06/21/2012 02:58 pm ET Updated Jun 22, 2012

Jerry Sandusky Trial Closing Arguments: Defense Urges Jury To 'Use Your Common Sense' (UPDATE)

UPDATE 6/22/12 8:57 a.m. -- As day two of deliberations begins, a crush of media is swarming the Centre County Courthouse, anticipating a verdict in the alleged child molestation case of former Penn State football coach Jerry Sandusky.

The defendant arrived at the courthouse shortly before 9 a.m. dressed in a brown blazer and khaki pants, casual attire compared to earlier this week when rumors of his potential testimony went unfulfilled.

Thursday's deliberations concluded at approximately 9:40 p.m. following closing arguments from both sides that morning.

Also on Thursday, reports that Matt Sandusky, the adopted son of Jerry Sandusky, claims that he, too, was molested by the former Penn State assistant coach, broke following a statement from 33-year-old's attorney, Andrew Shubin.

For ongoing coverage in the Jerry Sandusky trial, click here visit our LIVE BLOG.


BELLEFONTE, Pa. -- Jurors who will decide the fate of former assistant Penn State coach Jerry Sandusky entered deliberations Thursday afternoon following a final argument from the defense that there is no evidence to support the 48 charges related to child molestation.

"There is not one piece of physical evidence -- not once piece," defense attorney Joe Amendola said in his closing.

"All of these alleged charges only go back to the mid-1990s. All of a sudden, when Mr. Sandusky is in his mid-50s, he decides he wants to become a pedophile," Amendola said. "Does that make any sense to you?"

The accusers –- young men who allege that Sandusky, 68, inappropriately touched them or forced them to have anal and oral sex with him -- are liars and conspirators who desire financial compensation, Amendola said.

"[Sandusky's wife] Dottie Sandusky was always in [their] house. Could all of this sex be going on?" Amendola asked. "Use your common sense."

The former football coach faces 48 criminal counts related to the alleged sexual assaults of 10 boys over a 15-year period. The prosecution has referred to Sandusky as a "serial predator," but he maintains his innocence and his attorney has suggested his accusers are financially motivated.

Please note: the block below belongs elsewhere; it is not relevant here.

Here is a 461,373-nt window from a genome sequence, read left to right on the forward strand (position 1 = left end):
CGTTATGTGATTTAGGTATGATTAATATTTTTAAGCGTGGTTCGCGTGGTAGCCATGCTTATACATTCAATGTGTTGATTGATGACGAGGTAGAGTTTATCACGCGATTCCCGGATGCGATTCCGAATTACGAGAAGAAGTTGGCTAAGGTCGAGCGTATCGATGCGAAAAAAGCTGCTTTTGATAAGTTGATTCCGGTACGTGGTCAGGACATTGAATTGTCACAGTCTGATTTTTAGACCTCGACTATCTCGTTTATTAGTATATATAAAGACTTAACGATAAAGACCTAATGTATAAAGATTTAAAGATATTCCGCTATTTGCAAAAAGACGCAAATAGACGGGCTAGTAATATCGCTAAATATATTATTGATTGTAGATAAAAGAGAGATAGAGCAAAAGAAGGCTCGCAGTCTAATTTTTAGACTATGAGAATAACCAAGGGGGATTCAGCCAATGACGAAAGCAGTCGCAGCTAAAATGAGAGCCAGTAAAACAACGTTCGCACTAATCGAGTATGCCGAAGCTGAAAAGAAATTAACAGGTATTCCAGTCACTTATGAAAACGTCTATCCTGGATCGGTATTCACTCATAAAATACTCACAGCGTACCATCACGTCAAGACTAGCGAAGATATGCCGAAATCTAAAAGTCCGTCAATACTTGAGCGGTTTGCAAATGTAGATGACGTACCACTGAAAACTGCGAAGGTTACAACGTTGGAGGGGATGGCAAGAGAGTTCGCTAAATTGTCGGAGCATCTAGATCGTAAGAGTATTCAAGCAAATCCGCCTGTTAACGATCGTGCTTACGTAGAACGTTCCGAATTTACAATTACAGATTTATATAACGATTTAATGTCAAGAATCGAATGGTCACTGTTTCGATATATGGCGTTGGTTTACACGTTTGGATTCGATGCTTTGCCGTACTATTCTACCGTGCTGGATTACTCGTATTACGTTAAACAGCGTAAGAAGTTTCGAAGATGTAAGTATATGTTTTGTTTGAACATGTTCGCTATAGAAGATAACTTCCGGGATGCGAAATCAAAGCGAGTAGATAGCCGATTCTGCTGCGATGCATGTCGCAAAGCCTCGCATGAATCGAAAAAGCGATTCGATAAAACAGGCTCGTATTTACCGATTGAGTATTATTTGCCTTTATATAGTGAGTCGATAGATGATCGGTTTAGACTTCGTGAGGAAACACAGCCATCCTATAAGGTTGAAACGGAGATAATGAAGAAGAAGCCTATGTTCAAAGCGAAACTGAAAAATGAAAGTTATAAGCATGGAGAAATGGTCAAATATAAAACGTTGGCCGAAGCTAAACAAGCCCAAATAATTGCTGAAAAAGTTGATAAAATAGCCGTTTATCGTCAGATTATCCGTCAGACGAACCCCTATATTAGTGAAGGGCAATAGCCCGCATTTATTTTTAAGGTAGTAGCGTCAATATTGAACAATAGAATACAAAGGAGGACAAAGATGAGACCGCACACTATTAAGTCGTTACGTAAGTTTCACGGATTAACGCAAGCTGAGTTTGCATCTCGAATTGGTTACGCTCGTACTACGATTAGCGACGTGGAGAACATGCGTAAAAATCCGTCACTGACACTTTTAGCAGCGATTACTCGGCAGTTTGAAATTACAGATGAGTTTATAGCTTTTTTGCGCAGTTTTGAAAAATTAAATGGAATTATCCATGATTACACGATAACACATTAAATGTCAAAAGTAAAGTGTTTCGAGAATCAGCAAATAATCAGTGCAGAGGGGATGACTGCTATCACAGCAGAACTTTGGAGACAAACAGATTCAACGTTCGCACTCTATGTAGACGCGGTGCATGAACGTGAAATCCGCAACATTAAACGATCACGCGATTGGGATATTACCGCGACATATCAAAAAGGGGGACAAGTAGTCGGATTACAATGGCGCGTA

Amendola also hammered away at the alleged accusers and methodically attacked last week's testimony. The names of the witnesses are being withheld, although they are testifying in open court. Regarding Accuser 1, the defense attorney pointed to the neighbor of the accuser's mother, who on Thursday testified that she told him she stood to make a lot of money off of Sandusky.

"I'll own his house," the mother of Accuser 1 allegedly said in 2008, referring to Sandusky.

"Is that the reaction of a mother who's kid was molested?" Amendola asked the jury.

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Jerry Sandusky Trial

Prosecutor Joe McGettigan began the Commonwealth's closing arguments by displaying a slide for the jury that read: "Admit what you must. Deny what you can. Call everyone a liar. Make counter charges. Allege a conspiracy."

"Is any of this not familiar to you?" McGettigan asked the jury of seven women and five men.

McGettigan attacked claims that Sandusky is a victim and that his accusers are liars who want financial compensation. "If there is a conspiracy, it involves enough people to fill this jury box [and] it involves time travel as well," McGettigan argued.

"It requires everyone here to fooled, or corrupt, or in this together ... Bring us all along. Lock us all up. Lock up the lawyers, lock up the victims. We all must have been part of this grand conspiracy."

Amendola wrapped up his closing argument by reading an excerpt for Mother Teresa's paradoxical commandments. He read, in part:

"People are often unreasonable, illogical, and self-centered -- Forgive them anyway. If you are kind, People may accuse you of selfish, ulterior motives -- Be kind anyway. If you are successful, you will win some false friends and some true enemies -- Succeed anyway. If you are honest and frank, People may cheat you -- Be honest and frank anyway. What you spend years building, someone could destroy overnight -- Build anyway."

Amendola concluded, "Everything [Jerry Sandusky] ever loved, everything he's ever built, and everything he's ever stood for -- It's gone."

In closing, McGettigan walking over to Sandusky and said, "He molested, abused and hurt the children. He knows he did it. And you know he did it. Acknowledge it. Give them justice. Give him the justice that he really deserves."

The jury began deliberations at 1:12 p.m.